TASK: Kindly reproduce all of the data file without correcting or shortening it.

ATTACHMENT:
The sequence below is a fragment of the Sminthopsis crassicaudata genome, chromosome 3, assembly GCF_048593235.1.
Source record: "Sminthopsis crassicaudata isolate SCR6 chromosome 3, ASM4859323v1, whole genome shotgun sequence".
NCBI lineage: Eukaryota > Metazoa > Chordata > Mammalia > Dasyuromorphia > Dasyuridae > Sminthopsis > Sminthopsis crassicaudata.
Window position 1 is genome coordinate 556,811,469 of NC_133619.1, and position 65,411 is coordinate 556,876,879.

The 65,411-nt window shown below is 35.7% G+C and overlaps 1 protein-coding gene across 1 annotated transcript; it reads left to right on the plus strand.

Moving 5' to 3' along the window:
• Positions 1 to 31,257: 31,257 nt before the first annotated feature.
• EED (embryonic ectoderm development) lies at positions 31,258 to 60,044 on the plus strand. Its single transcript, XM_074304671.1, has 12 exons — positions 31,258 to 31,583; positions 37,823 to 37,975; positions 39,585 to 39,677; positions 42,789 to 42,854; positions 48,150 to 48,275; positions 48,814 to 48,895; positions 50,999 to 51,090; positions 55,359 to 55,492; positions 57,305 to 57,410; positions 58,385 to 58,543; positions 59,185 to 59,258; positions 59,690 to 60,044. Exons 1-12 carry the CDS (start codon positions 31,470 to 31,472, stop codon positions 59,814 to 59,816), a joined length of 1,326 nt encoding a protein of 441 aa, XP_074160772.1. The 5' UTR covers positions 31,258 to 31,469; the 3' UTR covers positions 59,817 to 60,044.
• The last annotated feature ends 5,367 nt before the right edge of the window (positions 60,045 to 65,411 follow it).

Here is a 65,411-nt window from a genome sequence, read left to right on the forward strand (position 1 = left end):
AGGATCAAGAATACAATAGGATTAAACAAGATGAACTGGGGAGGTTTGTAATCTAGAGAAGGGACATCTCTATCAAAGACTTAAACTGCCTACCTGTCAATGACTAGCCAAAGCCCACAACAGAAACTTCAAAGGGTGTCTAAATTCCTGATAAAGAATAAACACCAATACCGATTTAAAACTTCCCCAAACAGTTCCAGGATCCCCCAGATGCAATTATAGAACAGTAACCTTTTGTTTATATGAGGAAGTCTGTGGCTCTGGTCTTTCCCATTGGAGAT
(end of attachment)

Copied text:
The sequence below is a fragment of the Sminthopsis crassicaudata genome, chromosome 3, assembly GCF_048593235.1.
Source record: "Sminthopsis crassicaudata isolate SCR6 chromosome 3, ASM4859323v1, whole genome shotgun sequence".
NCBI lineage: Eukaryota > Metazoa > Chordata > Mammalia > Dasyuromorphia > Dasyuridae > Sminthopsis > Sminthopsis crassicaudata.
Window position 1 is genome coordinate 556,811,469 of NC_133619.1, and position 65,411 is coordinate 556,876,879.

The 65,411-nt window shown below is 35.7% G+C and overlaps 1 protein-coding gene across 1 annotated transcript; it reads left to right on the plus strand.

Moving 5' to 3' along the window:
• Positions 1 to 31,257: 31,257 nt before the first annotated feature.
• EED (embryonic ectoderm development) lies at positions 31,258 to 60,044 on the plus strand. Its single transcript, XM_074304671.1, has 12 exons — positions 31,258 to 31,583; positions 37,823 to 37,975; positions 39,585 to 39,677; positions 42,789 to 42,854; positions 48,150 to 48,275; positions 48,814 to 48,895; positions 50,999 to 51,090; positions 55,359 to 55,492; positions 57,305 to 57,410; positions 58,385 to 58,543; positions 59,185 to 59,258; positions 59,690 to 60,044. Exons 1-12 carry the CDS (start codon positions 31,470 to 31,472, stop codon positions 59,814 to 59,816), a joined length of 1,326 nt encoding a protein of 441 aa, XP_074160772.1. The 5' UTR covers positions 31,258 to 31,469; the 3' UTR covers positions 59,817 to 60,044.
• The last annotated feature ends 5,367 nt before the right edge of the window (positions 60,045 to 65,411 follow it).

Here is a 65,411-nt window from a genome sequence, read left to right on the forward strand (position 1 = left end):
AGGATCAAGAATACAATAGGATTAAACAAGATGAACTGGGGAGGTTTGTAATCTAGAGAAGGGACATCTCTATCAAAGACTTAAACTGCCTACCTGTCAATGACTAGCCAAAGCCCACAACAGAAACTTCAAAGGGTGTCTAAATTCCTGATAAAGAATAAACACCAATACCGATTTAAAACTTCCCCAAACAGTTCCAGGATCCCCCAGATGCAATTATAGAACAGTAACCTTTTGTTTATATGAGGAAGTCTGTGGCTCTGGTCTTTCCCATTGGAGAT